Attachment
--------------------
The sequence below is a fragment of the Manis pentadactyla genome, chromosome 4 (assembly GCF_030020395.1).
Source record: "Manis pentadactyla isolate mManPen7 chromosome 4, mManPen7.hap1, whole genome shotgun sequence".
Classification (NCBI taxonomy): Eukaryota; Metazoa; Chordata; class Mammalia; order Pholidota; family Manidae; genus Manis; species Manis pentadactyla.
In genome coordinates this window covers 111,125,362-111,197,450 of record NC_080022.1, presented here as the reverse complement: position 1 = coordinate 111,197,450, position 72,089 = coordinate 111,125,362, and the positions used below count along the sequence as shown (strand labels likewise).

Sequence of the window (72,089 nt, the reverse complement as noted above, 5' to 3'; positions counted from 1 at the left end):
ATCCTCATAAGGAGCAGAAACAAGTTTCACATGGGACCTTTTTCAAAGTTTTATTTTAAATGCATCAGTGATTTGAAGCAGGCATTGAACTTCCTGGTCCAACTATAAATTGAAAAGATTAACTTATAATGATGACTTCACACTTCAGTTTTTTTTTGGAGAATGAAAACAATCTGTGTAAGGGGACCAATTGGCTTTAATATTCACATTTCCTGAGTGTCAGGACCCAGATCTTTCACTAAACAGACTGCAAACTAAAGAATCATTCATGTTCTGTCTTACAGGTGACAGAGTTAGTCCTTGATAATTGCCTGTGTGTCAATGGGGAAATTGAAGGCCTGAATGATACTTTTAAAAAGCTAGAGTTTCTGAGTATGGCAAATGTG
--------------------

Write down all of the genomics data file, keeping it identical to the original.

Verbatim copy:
The sequence below is a fragment of the Manis pentadactyla genome, chromosome 4 (assembly GCF_030020395.1).
Source record: "Manis pentadactyla isolate mManPen7 chromosome 4, mManPen7.hap1, whole genome shotgun sequence".
Classification (NCBI taxonomy): Eukaryota; Metazoa; Chordata; class Mammalia; order Pholidota; family Manidae; genus Manis; species Manis pentadactyla.
In genome coordinates this window covers 111,125,362-111,197,450 of record NC_080022.1, presented here as the reverse complement: position 1 = coordinate 111,197,450, position 72,089 = coordinate 111,125,362, and the positions used below count along the sequence as shown (strand labels likewise).

Sequence of the window (72,089 nt, the reverse complement as noted above, 5' to 3'; positions counted from 1 at the left end):
ATCCTCATAAGGAGCAGAAACAAGTTTCACATGGGACCTTTTTCAAAGTTTTATTTTAAATGCATCAGTGATTTGAAGCAGGCATTGAACTTCCTGGTCCAACTATAAATTGAAAAGATTAACTTATAATGATGACTTCACACTTCAGTTTTTTTTTGGAGAATGAAAACAATCTGTGTAAGGGGACCAATTGGCTTTAATATTCACATTTCCTGAGTGTCAGGACCCAGATCTTTCACTAAACAGACTGCAAACTAAAGAATCATTCATGTTCTGTCTTACAGGTGACAGAGTTAGTCCTTGATAATTGCCTGTGTGTCAATGGGGAAATTGAAGGCCTGAATGATACTTTTAAAAAGCTAGAGTTTCTGAGTATGGCAAATGTG